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Western Blot, ELISA, SPR, Biosensor Assay or PCR: Which Technique Should I Use?

Posted in: Protein Expression and Analysis
Western Blot, ELISA, SPR, Biosensor Assay or PCR: Which Technique Should I Use?

Stimulation of cells/tissue with a given stimulus (e.g., a cytokine) is a common experimental setup in any cell biology lab. The cellular response to the external stimulus e.g., the activation/deactivation of intracellular signaling pathways and/or the secretion of proteins is often the research goal, and there are a number of different methods that you can use to analyze such responses. The most appropriate method depends on what aspect of the response you are investigating and what questions you are asking as a researcher. This article will help you choose the right method according to your specific needs.

When Should You Use a Western Blot?

Standard western blotting can detect the activation of proteins involved in a signaling pathway. Activation of proteins often involves phosphorylation of specific residues, and you can detect such phosphorylations with a good primary antibody. Investigating protein-protein interactions requires a more complex form of blotting called co-immunoprecipitation (Co-IP).

When Should You Use Surface Plasmon Resonance (SPR)?

Studying protein-protein (such as receptor-ligand interactions), small molecule-protein, or cell-protein interactions can be done using surface plasmon resonance (SPR). SPR is a very attractive technique for a number of reasons. In contrast to Co-Ip, SPR does not require you to label your protein of interest. This allows you to bypass the extra work involved in engineering fluorescent tags and avoid the hassle of using radioactivity. The real beauty of SPR, however, is that it allows you to take quantitative measurements of the affinity, thermodynamics, and kinetics of the interaction in real time. SPR has become the gold standard for kinetic and affinity determination, and is the underlying principle behind many color-based biosensor chip applications. A SPR biosensor that allows measurement of the interaction at different temperatures facilitates a thermodynamic analysis of the interaction of interest.

When Should You Use a Biosensor Assay?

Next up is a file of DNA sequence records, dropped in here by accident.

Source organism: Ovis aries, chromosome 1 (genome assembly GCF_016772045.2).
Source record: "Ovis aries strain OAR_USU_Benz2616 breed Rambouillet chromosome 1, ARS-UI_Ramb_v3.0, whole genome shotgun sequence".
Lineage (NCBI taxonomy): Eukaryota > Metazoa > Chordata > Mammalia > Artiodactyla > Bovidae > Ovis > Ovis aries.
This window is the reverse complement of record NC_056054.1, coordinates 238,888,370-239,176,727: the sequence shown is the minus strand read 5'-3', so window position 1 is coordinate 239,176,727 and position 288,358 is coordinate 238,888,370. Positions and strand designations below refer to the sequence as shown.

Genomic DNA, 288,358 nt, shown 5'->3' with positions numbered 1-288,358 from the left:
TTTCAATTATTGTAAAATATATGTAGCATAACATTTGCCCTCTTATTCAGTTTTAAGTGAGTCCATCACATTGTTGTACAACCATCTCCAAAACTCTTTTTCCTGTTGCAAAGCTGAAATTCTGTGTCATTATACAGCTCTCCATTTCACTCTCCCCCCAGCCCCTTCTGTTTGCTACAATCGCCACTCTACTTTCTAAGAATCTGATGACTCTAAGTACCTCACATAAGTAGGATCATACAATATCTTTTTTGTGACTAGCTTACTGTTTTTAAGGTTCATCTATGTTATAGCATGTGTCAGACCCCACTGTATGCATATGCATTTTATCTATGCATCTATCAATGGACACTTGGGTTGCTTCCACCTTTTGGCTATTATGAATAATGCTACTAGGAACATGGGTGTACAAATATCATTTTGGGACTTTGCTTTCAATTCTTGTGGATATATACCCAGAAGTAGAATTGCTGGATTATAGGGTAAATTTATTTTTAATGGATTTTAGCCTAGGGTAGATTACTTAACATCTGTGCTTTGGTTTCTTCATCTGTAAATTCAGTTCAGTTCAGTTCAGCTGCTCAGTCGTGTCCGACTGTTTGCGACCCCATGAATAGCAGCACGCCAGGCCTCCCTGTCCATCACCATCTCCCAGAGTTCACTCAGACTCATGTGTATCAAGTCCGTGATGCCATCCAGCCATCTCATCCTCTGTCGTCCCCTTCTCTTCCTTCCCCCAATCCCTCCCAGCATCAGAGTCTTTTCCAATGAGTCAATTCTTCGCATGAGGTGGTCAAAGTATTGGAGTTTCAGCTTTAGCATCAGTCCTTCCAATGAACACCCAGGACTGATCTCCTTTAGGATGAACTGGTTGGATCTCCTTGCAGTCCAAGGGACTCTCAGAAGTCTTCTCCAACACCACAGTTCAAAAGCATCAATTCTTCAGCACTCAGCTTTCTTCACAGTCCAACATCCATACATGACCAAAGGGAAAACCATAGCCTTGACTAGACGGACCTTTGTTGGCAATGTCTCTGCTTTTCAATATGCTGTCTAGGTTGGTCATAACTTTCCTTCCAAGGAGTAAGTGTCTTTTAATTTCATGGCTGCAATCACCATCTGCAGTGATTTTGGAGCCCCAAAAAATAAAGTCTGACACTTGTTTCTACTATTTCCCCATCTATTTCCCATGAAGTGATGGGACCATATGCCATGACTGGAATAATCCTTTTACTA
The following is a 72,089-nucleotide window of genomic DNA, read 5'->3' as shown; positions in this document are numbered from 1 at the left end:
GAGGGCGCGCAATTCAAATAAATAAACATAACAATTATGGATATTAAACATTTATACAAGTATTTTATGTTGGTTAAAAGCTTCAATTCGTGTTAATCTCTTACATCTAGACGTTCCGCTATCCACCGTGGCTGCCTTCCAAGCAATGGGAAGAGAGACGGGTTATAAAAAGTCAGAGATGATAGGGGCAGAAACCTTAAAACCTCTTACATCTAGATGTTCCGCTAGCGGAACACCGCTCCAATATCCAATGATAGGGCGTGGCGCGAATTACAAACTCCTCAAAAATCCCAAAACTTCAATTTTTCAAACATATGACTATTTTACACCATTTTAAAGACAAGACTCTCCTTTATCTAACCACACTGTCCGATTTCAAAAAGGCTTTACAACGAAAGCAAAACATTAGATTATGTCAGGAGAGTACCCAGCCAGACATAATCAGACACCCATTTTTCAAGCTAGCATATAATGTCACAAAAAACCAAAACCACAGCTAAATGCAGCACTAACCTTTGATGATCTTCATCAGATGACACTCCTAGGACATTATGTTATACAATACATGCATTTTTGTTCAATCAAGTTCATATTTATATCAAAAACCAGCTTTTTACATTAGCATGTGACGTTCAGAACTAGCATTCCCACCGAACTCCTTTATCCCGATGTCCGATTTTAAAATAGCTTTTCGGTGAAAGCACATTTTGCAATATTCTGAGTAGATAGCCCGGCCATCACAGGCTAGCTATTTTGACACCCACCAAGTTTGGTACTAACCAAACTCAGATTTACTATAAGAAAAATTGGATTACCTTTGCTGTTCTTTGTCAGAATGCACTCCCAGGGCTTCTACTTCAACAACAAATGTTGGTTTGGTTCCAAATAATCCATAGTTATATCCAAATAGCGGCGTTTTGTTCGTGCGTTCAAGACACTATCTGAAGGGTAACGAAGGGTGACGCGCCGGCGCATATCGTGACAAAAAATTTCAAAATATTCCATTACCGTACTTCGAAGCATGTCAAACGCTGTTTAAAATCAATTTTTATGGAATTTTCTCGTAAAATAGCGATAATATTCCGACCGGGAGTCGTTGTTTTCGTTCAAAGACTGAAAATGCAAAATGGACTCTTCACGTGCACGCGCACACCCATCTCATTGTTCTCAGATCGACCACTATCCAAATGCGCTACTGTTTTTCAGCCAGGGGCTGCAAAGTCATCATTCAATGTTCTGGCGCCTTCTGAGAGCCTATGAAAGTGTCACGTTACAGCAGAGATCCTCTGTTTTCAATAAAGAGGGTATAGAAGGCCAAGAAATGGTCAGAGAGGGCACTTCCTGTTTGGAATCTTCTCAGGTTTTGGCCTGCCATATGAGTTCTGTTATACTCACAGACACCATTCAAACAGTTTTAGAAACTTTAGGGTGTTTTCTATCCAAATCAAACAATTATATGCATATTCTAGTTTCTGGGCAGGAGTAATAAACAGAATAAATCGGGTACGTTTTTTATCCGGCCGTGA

Biosensor assays are useful in immunology and cell biology to measure the rate of association and dissociation of ligands to their specific antigen receptors. Most biosensor assays use optical biosensors and the underlying principle is the same as SPR. In a biosensor assay the ligand of interest is fixed to a gold-plated surface. Soluble T cell receptors are then exposed to these bound ligands and binding can occur. Eventually, the receptors dissociate from the ligands, and the rate of this dissociation is measured in real time using biosensors. If you want to investigate receptor-ligand binding, a biosensor assay might be the way to go.

When Should You Use EMSA or ELISA?

Using electrophoretic mobility shift assays (EMSA) or ELISA, you can assess further downstream effects, including the activation of transcription factors (e.g., NF-kB) in the nucleus of a cell as well as the DNA regions they bind.

When Should You Use PCR?

The activation of transcription factors and binding to target genes results in gene activation. PCR and  real-time PCR analysis methods allows you to accurately detect the expression of activated genes.

When Should You Definitely Use ELISA?

Or you can look outward from the cell. You can use ELISA analysis of cell culture supernatants to investigate extracellular protein secretion as a result of specific gene activation or silencing.

Related Reading

Moyes DL, Naglik JR. (2012) Analysis of host-cell responses by immunoblotting, ELISA, and real-time PCRMethods Mol Biol. 845:345–60.

Originally published in 2014. Updated and republished in May 2017.

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Image Credit: ILRI

1 Comment

  1. Guest on May 26, 2016 at 6:33 am

    Could you explain why ELISA is used to study downstream transcription factors while Western blot is used for proteins that are activated in a signalling pathway that are relatively upstream?

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